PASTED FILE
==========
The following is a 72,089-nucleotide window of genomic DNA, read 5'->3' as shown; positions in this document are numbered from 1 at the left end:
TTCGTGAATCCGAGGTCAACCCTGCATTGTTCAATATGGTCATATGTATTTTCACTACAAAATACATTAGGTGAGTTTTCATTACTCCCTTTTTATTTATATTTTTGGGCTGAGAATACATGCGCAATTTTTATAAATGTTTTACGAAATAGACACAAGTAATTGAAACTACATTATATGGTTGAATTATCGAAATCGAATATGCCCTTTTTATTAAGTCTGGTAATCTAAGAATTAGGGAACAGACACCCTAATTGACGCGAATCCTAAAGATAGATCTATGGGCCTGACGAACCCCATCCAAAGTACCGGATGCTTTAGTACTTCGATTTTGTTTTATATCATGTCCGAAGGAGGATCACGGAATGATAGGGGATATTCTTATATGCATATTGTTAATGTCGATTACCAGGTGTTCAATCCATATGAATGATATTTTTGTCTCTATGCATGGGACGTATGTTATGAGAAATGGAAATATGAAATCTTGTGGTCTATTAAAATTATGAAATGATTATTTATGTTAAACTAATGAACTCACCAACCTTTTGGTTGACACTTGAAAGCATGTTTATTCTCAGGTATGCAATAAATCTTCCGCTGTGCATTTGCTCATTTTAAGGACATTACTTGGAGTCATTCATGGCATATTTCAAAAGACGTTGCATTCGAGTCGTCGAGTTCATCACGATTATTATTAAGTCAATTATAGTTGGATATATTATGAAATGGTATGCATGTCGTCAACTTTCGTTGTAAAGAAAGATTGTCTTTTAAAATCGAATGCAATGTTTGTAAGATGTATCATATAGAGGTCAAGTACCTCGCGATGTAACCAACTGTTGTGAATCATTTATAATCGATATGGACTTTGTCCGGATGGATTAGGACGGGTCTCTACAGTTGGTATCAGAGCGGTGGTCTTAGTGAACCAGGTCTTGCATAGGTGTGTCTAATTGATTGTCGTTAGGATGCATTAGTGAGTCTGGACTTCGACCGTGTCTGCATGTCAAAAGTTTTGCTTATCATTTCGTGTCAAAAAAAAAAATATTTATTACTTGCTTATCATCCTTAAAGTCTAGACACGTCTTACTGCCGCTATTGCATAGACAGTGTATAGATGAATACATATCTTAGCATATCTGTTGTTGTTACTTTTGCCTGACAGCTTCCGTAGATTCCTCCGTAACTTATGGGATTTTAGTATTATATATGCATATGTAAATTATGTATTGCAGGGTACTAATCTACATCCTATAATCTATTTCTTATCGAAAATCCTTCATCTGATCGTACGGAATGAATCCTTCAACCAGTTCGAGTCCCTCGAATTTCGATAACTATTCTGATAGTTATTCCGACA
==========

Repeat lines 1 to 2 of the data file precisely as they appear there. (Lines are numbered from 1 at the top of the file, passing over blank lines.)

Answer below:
The following is a 72,089-nucleotide window of genomic DNA, read 5'->3' as shown; positions in this document are numbered from 1 at the left end:
TTCGTGAATCCGAGGTCAACCCTGCATTGTTCAATATGGTCATATGTATTTTCACTACAAAATACATTAGGTGAGTTTTCATTACTCCCTTTTTATTTATATTTTTGGGCTGAGAATACATGCGCAATTTTTATAAATGTTTTACGAAATAGACACAAGTAATTGAAACTACATTATATGGTTGAATTATCGAAATCGAATATGCCCTTTTTATTAAGTCTGGTAATCTAAGAATTAGGGAACAGACACCCTAATTGACGCGAATCCTAAAGATAGATCTATGGGCCTGACGAACCCCATCCAAAGTACCGGATGCTTTAGTACTTCGATTTTGTTTTATATCATGTCCGAAGGAGGATCACGGAATGATAGGGGATATTCTTATATGCATATTGTTAATGTCGATTACCAGGTGTTCAATCCATATGAATGATATTTTTGTCTCTATGCATGGGACGTATGTTATGAGAAATGGAAATATGAAATCTTGTGGTCTATTAAAATTATGAAATGATTATTTATGTTAAACTAATGAACTCACCAACCTTTTGGTTGACACTTGAAAGCATGTTTATTCTCAGGTATGCAATAAATCTTCCGCTGTGCATTTGCTCATTTTAAGGACATTACTTGGAGTCATTCATGGCATATTTCAAAAGACGTTGCATTCGAGTCGTCGAGTTCATCACGATTATTATTAAGTCAATTATAGTTGGATATATTATGAAATGGTATGCATGTCGTCAACTTTCGTTGTAAAGAAAGATTGTCTTTTAAAATCGAATGCAATGTTTGTAAGATGTATCATATAGAGGTCAAGTACCTCGCGATGTAACCAACTGTTGTGAATCATTTATAATCGATATGGACTTTGTCCGGATGGATTAGGACGGGTCTCTACAGTTGGTATCAGAGCGGTGGTCTTAGTGAACCAGGTCTTGCATAGGTGTGTCTAATTGATTGTCGTTAGGATGCATTAGTGAGTCTGGACTTCGACCGTGTCTGCATGTCAAAAGTTTTGCTTATCATTTCGTGTCAAAAAAAAAAATATTTATTACTTGCTTATCATCCTTAAAGTCTAGACACGTCTTACTGCCGCTATTGCATAGACAGTGTATAGATGAATACATATCTTAGCATATCTGTTGTTGTTACTTTTGCCTGACAGCTTCCGTAGATTCCTCCGTAACTTATGGGATTTTAGTATTATATATGCATATGTAAATTATGTATTGCAGGGTACTAATCTACATCCTATAATCTATTTCTTATCGAAAATCCTTCATCTGATCGTACGGAATGAATCCTTCAACCAGTTCGAGTCCCTCGAATTTCGATAACTATTCTGATAGTTATTCCGACA